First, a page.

VENOM (Elemental Assassin #3)
Simon & Schuster
Releases September 28, 2010
Received from author
WARNING: Review contains spoilers from Spider's Bite and Web of Lies, but NO spoilers from Venom.
Gin Blanco is an assassin, and a pretty brilliant one at that. She's trying to retire, trying to focus on running the restaurant her foster father left her with his violent passing, but people who require killing just seem to continually cross her path. And Gin can't seem to say no to someone in need of her special brand of assistance.
This newest pro-bono case hits a little closer to home for Gin than some of the previous ones. Roslyn Phillips and Gin have a difficult history. Aside from being her foster brother's "good time girl", Roslyn is also indirectly responsible for the death of Fletcher Lane, Gin's foster father. Despite her feelings about Roslyn and her role in Fletcher's death, Gin agrees to relieve her of a violent and powerful stalker.
Though Gin is the consummate professional, events leading up to the hit go awry and she and Fletcher's son Finn, her new handler, are forced to regroup repeatedly and come at him from new directions. Further complicating matters is the arrival of Gin's long-lost sister Bria Coolidge, now a detective for the Ashland Police Department. She's got a watchful eye on Gin, Finn, and their exploits though she remains ignorant of Gin's true identity.
Gin must fight with everything she's got as a Stone and Ice elemental, take hits when necessary, deal with the emotional repercussions of a failed relationship as well as the revelation of seeing her baby sister in the flesh, and put her life on the line again and again as a past returns to haunt her and a future becomes a question mark.
Gritty and completely engrossing, Venom is the best installment yet of this fantastic Urban Fantasy series. Gin is a study in contradiction. Where she is outwardly cold, hard (sometimes literally thanks to her ability with stone), and eerily free of emotional conflict when ending someone's life, she's also innately vulnerable. And nowhere is that vulnerability more apparent than in this story. Not only do we get to flashback to the night her family was murdered by Mab Monroe and come to understand how that experience shaped the person she's become, but we also have to watch her in empathetic silence as she tries to pick up the pieces of her disastrous relationship with former Ashland detective, Donovan Caine.
Gin opened herself to Caine in Web of Lies, let him see beneath her assassin exterior so that he might realize that she genuinely cared for him despite his impression of her as being an unfeeling, heartless killer. And even though he saw it, he still walked out and left her behind. She's more damaged by his exit than she cares to admit, and it's refreshing to see such naked, raw emotion from her as she is an expert at hiding it. She is truly a forced to be reckoned with, meek being a word that will never describe her, and though her profession and darkly reserved exterior might sound as though she would be a difficult character with whom to relate, Ms. Estep does a remarkable job of making her susceptible to the thoughts and opinions of those for whom she cares, turning a stone cold killer into an accessible and intriguing female lead.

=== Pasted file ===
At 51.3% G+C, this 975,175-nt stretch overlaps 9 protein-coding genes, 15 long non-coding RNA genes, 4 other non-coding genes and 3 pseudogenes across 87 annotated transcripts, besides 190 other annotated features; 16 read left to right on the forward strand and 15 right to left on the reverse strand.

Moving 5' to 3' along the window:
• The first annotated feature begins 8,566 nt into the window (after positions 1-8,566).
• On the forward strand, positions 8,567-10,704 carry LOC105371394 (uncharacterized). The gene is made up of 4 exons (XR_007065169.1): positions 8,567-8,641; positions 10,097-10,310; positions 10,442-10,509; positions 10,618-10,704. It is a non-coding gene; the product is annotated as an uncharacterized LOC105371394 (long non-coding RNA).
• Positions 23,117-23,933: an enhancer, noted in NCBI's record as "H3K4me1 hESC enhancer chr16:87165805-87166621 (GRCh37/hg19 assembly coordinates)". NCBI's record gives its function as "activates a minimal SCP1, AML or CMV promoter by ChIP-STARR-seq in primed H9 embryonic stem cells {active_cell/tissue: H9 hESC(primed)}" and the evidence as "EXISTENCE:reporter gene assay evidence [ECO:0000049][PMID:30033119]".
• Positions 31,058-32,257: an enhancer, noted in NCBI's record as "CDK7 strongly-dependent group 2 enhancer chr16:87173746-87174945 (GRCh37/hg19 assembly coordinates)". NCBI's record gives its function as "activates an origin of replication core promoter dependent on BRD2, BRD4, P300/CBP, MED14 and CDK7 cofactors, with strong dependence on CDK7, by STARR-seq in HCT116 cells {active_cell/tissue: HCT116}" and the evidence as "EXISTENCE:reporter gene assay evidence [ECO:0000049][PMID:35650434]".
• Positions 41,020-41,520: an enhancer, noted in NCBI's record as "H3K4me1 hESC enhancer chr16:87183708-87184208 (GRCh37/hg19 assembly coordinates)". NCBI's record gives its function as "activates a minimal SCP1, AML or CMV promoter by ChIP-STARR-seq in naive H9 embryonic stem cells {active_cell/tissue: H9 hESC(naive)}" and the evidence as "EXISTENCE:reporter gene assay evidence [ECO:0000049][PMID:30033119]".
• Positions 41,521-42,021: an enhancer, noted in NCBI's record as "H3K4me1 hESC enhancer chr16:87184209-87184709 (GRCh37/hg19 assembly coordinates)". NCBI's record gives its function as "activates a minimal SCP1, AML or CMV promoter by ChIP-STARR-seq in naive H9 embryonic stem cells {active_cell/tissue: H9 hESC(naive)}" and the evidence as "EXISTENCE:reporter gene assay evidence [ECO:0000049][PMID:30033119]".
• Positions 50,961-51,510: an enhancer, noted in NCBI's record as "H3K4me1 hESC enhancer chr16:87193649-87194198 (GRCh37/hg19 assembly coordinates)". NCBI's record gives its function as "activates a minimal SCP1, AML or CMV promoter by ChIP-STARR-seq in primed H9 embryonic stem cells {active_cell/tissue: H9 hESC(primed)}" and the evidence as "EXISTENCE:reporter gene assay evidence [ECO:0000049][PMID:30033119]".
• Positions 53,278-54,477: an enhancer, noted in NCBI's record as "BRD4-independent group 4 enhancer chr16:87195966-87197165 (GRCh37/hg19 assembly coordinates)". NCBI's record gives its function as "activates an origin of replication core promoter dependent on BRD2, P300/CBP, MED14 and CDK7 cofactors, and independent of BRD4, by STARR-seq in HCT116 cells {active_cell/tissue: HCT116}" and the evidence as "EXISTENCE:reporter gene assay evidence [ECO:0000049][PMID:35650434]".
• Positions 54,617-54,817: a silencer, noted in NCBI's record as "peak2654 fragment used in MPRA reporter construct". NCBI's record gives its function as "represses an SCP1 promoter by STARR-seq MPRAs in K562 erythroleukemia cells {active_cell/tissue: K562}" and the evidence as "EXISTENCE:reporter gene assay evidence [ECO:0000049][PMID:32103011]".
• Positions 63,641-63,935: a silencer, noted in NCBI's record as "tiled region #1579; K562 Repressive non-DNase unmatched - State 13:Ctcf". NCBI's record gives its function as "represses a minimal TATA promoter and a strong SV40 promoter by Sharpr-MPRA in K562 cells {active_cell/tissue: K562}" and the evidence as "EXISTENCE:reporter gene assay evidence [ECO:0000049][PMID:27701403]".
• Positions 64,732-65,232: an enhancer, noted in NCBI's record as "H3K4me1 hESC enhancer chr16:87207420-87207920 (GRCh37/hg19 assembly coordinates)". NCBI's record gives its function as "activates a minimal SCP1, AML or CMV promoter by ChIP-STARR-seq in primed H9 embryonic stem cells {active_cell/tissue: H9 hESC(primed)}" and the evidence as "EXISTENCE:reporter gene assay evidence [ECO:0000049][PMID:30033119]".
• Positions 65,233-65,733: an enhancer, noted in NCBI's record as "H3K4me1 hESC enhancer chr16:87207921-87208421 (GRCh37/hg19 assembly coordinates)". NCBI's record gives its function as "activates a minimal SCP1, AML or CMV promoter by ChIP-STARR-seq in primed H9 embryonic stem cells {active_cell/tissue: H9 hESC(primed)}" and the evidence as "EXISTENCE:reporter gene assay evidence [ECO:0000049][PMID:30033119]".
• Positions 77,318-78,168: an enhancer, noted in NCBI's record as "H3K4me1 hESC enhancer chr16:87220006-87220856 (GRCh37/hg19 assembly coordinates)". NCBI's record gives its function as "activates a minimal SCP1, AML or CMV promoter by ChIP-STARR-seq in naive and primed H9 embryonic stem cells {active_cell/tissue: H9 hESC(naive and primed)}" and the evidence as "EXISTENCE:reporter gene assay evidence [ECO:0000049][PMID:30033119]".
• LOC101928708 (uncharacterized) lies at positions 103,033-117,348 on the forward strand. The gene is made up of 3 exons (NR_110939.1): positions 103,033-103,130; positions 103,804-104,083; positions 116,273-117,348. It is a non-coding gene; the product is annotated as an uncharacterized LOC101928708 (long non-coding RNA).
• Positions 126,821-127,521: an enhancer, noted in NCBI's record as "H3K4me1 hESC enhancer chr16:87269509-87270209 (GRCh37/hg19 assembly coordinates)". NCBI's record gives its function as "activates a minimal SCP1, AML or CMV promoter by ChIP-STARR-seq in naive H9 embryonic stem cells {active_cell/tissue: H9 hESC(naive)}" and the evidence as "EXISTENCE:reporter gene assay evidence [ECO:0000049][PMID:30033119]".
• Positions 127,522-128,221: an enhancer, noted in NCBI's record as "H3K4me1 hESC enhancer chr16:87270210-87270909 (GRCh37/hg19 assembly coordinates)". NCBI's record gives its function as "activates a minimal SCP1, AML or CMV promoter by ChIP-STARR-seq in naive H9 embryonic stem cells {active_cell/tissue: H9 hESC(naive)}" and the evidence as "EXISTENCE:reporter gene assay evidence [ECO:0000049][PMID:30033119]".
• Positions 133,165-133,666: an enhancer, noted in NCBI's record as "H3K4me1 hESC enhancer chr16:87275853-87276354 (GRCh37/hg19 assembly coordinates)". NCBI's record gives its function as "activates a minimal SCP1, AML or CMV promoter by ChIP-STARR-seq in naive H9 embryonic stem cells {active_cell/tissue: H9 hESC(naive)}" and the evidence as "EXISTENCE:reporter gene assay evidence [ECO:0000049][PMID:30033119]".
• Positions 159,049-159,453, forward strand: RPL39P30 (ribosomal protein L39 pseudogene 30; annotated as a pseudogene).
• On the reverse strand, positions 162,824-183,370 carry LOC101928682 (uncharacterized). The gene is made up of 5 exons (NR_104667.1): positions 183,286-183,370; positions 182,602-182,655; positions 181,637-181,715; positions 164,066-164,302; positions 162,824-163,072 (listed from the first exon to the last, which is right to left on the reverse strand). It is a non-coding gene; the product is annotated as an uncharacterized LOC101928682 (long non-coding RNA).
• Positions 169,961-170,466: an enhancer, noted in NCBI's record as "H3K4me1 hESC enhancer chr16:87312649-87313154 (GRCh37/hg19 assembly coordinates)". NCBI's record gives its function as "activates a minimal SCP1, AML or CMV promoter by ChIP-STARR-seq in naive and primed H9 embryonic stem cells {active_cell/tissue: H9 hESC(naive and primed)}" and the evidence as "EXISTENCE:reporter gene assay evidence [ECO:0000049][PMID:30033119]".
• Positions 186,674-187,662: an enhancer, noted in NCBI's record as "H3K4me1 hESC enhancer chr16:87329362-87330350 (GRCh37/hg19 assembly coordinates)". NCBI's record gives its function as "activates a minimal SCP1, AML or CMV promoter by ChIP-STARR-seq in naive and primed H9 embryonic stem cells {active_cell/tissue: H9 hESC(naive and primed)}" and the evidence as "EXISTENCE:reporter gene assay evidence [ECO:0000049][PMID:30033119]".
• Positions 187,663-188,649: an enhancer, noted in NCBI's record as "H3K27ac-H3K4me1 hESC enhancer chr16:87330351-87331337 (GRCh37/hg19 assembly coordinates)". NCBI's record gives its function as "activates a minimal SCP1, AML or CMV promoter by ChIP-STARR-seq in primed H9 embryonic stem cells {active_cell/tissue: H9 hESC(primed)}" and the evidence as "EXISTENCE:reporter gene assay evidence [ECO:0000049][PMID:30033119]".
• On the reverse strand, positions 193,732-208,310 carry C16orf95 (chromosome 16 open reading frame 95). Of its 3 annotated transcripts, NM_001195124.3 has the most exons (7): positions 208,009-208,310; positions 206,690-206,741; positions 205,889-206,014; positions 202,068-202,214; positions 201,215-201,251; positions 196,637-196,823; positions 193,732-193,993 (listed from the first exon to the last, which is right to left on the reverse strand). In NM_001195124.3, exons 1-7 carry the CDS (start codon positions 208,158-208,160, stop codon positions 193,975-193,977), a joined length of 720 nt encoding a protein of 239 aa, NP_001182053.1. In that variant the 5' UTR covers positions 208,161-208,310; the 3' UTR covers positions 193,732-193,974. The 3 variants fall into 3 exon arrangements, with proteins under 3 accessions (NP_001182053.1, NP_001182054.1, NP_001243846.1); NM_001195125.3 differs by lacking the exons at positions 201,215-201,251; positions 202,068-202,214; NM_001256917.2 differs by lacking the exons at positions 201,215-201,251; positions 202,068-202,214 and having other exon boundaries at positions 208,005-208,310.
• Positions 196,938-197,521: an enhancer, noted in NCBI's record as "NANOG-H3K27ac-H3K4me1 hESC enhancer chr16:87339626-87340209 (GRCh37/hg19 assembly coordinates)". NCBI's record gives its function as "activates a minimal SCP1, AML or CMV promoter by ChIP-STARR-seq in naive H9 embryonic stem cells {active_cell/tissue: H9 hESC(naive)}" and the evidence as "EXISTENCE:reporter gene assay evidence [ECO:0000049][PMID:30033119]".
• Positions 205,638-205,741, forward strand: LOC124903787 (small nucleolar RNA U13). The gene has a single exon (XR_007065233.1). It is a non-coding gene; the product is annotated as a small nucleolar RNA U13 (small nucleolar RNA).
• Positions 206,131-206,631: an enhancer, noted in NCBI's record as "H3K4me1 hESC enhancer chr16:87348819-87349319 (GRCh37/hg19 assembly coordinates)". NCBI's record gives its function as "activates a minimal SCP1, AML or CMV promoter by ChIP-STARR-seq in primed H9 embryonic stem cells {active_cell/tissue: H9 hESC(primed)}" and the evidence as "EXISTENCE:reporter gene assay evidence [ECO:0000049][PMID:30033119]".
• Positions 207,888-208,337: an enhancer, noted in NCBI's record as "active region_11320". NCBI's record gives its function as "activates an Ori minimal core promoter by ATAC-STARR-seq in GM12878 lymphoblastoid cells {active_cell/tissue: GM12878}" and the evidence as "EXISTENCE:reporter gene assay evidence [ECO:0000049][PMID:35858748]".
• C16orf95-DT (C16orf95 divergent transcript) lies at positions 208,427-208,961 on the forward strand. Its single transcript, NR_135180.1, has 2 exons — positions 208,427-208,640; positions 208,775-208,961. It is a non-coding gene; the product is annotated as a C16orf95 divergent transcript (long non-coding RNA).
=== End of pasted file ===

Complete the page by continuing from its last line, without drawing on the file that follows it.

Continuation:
Owen Grayson's augmented role is a welcome addition to the story as he becomes a much more integral figure in Gin's harrowing and ultimately lonely life. He's everything Donovan Caine wasn't, and he's a light for Gin at the end of a very dark emotional tunnel. Where Donovan resented his feelings for Gin, Owen embraces them. Where Donovan verbally knocked her down after succumbing to those feelings, Owen builds her back up with his obvious interest. And where Caine's golden eyes reflected disappointment and condemnation, Owen's violet ones shine with respect and admiration.
The storyline is expertly crafted, never lacking in action or intrigue. Though Gin wants desperately to remain off Mab Monroe's radar, the universe is conspiring against her and bringing their inevitable clash that much closer. Ms. Estep is gradually setting us up for the final blowout, and the pieces fall into place seamlessly. Sometimes in a series, the third and fourth books start to struggle in the plot department, the conflict and the character relationships becoming increasingly stale or forced, but this is most certainly not the case for this series. This installment's story is well constructed, well thought out, and sets up Tangled Threads beautifully.
If you haven't had the opportunity to read these books, get yourself to a bookstore immediately for they are not to be missed.